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Taliban founder Mullah Omar’s son goes into hiding amid bombing barrage and power struggle

Mullah Yaqoob (Image: The Express Tribune)

Where is Mullah Yaqoob, the military chief of Taliban?  According to  sources, the US and Afghan air force has been pounding his possible hideouts in Lashkar Gah in Helmand province, southern Afghanistan.  In the last 24 hours as many as 406 Taliban terrorists were killed in nationwide operations conducted by the Afghan National Defense and Security Forces (ANDSF), says the Ministry of Defence. 

Mullah Yaqoob is the son of the one-eyed founder and chief of the Taliban, Mullah Omar.  He hit the headlines last year in May when he was made head of the  military wing of the group. He remained one of the three deputies of the Taliban and also an important member of the group’s top decision-making council, the “Rehbari Shura” also known as Quetta Shura.The Taliban also inducted Mullah Abdul Manan, Mullah Omar’s brother and Yaqoob’s uncle, into the leadership council. According to the Afghan intelligence sources, Mullah Yaqoob has been frequently changing his locations after the US bombers have started pounding Taliban strongholds. 

Arrested Taliban fighters told the Afghan army that Mullah Yaqoob with his trusted “commanders” has been hiding in Musa Qala, a stronghold of the Taliban in Helmand province, near the Durand Line along the Afghanistan-Pakistan border.

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Musa Qala is the most ‘notorious “districts” of Afghanistan, which fell to the Taliban in the summer of 2015. It is now regarded as the political centre of the insurgency in Helmand.

As the de facto capital of Afghanistan’s opium trade, Musa Qala and Sangin district  provide  insurgents easy access to their principal source of income – drugs – and to cross-border trafficking routes.

It's said that these areas are strictly guarded by the Red Unit of the Taliban. It consists of  hardened commanders, few of whom were released by the Afghan government  from prisons last year,  under the US-Taliban Doha Agreement.

Coming back to Mullah Yaqoob, who was unknown till the Taliban was forced to “acknowledge”  that its supreme leader Mullah Omar had been dead for more than two years, soon after Afghan intelligence said he had died of illness in 2013 at a hospital in Pakistan. According to  various intelligence reports, Mullah Yaqoob, the eldest son of Mullah Omar, was trying to consolidate his power with the support of few Taliban leaders in those two years. He did not succeed, and Mullah Akhtar Mohammad Mansur became the chief . But Mullah Omar's family had refused to pledge allegiance to Mullah Mansour. Mullah Yaqoob had, in fact,  challenged Mullah Mansour's appointment as the Taliban chief. Though Yakoob was made deputy, his opposition to Mansour never ceased.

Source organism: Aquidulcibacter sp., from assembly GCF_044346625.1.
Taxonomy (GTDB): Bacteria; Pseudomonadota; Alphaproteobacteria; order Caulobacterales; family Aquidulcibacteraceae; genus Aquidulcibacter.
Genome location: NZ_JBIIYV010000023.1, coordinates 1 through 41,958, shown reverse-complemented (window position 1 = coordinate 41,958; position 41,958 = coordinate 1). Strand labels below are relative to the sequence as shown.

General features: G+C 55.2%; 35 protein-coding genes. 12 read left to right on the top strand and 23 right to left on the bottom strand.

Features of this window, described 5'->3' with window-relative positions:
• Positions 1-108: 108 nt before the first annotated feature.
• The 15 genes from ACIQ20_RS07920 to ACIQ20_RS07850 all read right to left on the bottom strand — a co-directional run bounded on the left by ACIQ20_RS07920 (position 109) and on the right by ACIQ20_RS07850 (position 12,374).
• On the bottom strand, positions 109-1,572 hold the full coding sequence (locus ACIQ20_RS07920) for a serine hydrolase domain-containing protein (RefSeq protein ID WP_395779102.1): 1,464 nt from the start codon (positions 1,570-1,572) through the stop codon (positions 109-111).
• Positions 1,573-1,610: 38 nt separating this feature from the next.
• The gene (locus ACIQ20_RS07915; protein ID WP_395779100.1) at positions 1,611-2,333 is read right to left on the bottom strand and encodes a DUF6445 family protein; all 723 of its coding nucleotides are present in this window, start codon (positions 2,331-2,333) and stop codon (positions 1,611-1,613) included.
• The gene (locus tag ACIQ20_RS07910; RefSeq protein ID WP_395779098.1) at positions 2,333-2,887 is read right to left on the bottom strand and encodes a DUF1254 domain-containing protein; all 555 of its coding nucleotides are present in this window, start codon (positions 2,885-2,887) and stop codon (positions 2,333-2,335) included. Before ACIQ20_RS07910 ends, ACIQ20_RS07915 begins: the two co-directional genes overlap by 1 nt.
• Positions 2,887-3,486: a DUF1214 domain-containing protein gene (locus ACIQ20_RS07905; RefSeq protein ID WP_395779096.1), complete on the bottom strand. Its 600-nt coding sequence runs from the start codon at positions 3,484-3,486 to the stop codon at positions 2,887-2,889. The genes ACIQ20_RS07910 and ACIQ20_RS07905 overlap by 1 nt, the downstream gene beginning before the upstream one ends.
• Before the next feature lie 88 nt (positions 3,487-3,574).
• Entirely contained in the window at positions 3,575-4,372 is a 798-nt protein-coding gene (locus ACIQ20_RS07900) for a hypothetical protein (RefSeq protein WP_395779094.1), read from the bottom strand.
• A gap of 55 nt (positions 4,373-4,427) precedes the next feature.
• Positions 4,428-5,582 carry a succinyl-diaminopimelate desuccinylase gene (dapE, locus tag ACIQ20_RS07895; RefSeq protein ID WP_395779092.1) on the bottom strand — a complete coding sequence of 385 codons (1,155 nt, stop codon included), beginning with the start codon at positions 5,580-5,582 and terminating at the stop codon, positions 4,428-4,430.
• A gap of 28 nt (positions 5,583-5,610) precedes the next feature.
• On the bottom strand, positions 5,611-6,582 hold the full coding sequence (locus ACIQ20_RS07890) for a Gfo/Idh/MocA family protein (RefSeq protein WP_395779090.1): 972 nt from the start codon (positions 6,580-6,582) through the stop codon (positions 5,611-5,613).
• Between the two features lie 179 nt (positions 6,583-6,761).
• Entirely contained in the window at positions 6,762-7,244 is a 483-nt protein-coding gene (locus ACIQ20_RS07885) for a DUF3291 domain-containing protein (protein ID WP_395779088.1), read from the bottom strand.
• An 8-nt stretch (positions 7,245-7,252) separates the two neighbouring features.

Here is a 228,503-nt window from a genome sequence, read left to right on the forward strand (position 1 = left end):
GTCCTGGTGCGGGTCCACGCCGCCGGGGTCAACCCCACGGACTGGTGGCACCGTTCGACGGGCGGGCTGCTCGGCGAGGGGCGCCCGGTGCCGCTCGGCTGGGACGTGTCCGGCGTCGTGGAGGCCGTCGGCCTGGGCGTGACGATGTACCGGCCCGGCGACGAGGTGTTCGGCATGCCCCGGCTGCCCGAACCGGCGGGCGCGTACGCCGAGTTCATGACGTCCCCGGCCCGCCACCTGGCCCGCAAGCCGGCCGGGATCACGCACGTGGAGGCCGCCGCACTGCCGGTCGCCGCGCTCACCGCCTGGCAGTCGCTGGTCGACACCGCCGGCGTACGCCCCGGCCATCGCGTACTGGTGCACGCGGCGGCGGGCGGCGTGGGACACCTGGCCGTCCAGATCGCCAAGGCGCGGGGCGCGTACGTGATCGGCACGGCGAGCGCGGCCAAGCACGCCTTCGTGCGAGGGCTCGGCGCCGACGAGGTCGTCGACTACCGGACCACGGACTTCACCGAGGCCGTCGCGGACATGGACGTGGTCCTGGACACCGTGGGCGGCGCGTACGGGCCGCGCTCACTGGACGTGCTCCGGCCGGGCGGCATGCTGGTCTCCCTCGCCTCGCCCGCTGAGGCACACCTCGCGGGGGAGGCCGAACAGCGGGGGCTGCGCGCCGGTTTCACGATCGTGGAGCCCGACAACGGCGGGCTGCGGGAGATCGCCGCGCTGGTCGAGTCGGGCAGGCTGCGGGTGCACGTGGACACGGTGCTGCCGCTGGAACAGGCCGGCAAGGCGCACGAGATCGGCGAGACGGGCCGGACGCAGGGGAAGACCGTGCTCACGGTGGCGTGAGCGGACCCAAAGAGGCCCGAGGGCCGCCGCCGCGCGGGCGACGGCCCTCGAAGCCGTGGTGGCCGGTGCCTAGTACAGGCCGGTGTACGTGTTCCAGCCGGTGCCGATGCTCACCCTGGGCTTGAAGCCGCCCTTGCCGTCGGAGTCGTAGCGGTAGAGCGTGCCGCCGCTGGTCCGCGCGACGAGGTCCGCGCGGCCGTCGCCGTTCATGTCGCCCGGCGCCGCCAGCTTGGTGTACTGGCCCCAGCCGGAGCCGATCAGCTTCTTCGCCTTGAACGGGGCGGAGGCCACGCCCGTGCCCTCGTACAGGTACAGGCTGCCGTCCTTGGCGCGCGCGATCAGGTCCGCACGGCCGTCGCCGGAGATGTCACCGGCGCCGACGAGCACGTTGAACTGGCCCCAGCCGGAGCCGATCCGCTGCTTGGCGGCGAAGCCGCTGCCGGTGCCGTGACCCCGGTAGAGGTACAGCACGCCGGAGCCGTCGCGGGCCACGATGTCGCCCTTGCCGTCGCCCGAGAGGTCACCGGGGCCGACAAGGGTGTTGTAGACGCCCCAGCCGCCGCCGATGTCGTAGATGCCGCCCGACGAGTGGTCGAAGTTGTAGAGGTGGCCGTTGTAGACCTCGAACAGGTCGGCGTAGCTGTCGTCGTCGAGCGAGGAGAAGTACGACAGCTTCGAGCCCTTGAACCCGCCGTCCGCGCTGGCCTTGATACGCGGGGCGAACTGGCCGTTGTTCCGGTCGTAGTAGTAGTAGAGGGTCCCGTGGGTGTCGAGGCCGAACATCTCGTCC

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After Mansur’s death in a drone attack in 2016, Mullah Haibatullah Akhundzada became the chief of the group, and in a major shakeup, he appointed Mullah Yaqoob  as the military chief last year. Though Yakoob is “considered” moderate like Haibatullah Akhundzada and Mullah Baradar who are in favour of  the policy of negotiating the Taliban’s ascent to power, he nevertheless needs support of hardline members of the Rahbari Shura to become the chief of the group like his father.

According to the sources, it was under pressure from Saudi Arabia that Mullah Yaqoob was made the military chief, replacing Mullah Ibrahim Sadr, a powerful field commander, who opposed peace efforts.

According to sources, Mullah Yakub has been living with family since the fall of the Taliban regime. He was trained by the Jaish- e- Mohammad (JeM), the masterminds of the Pulwama attack in Kashmir in 2019.

After the sudden US announcement to withdraw forces from Afghanistan from May1, there has been intensified competition between various Taliban groups striving to lead a “victorious jihad”.

“Deep divisions have emerged between the various Taliban councils,” Director of the National Directorate of Security (NDS) General Ahmad Zia Saraj stated at the news conference in April. According to him, “these divisions are increasing day by day as they (the rival Taliban councils) hope  to each advance their interests if foreign troops leave Afghanistan.”

According to the NDS, there have been major “disagreements” between  Mullah Mohammad Yaqoob of the Council of Quetta and ISI supported Sirajuddin Haqqani of the Council of Peshawar. As a result, the situation becomes even more interesting, as a power struggle among the Quetta, Peshawar and Rasul factions becomes inevitable.

Mullah Haibatullah Akhundzada is assisted by the three deputies, Mullah Yaqoob, Mullah Baradar and Sirajuddin Haqqani of the Haqqani network. Now there have been reports that there is a “competition”  for supremacy among the three. Being the chief  of the military wing of the group, Mullah Yaqoob appears to have the upper hand.

According to the experts, while Mullah Baradar has become the face of the Taliban, there is no news about Mullah Haibatullah Akhundzada, mirroring the cloak-and-dagger intrigues of the Taliban.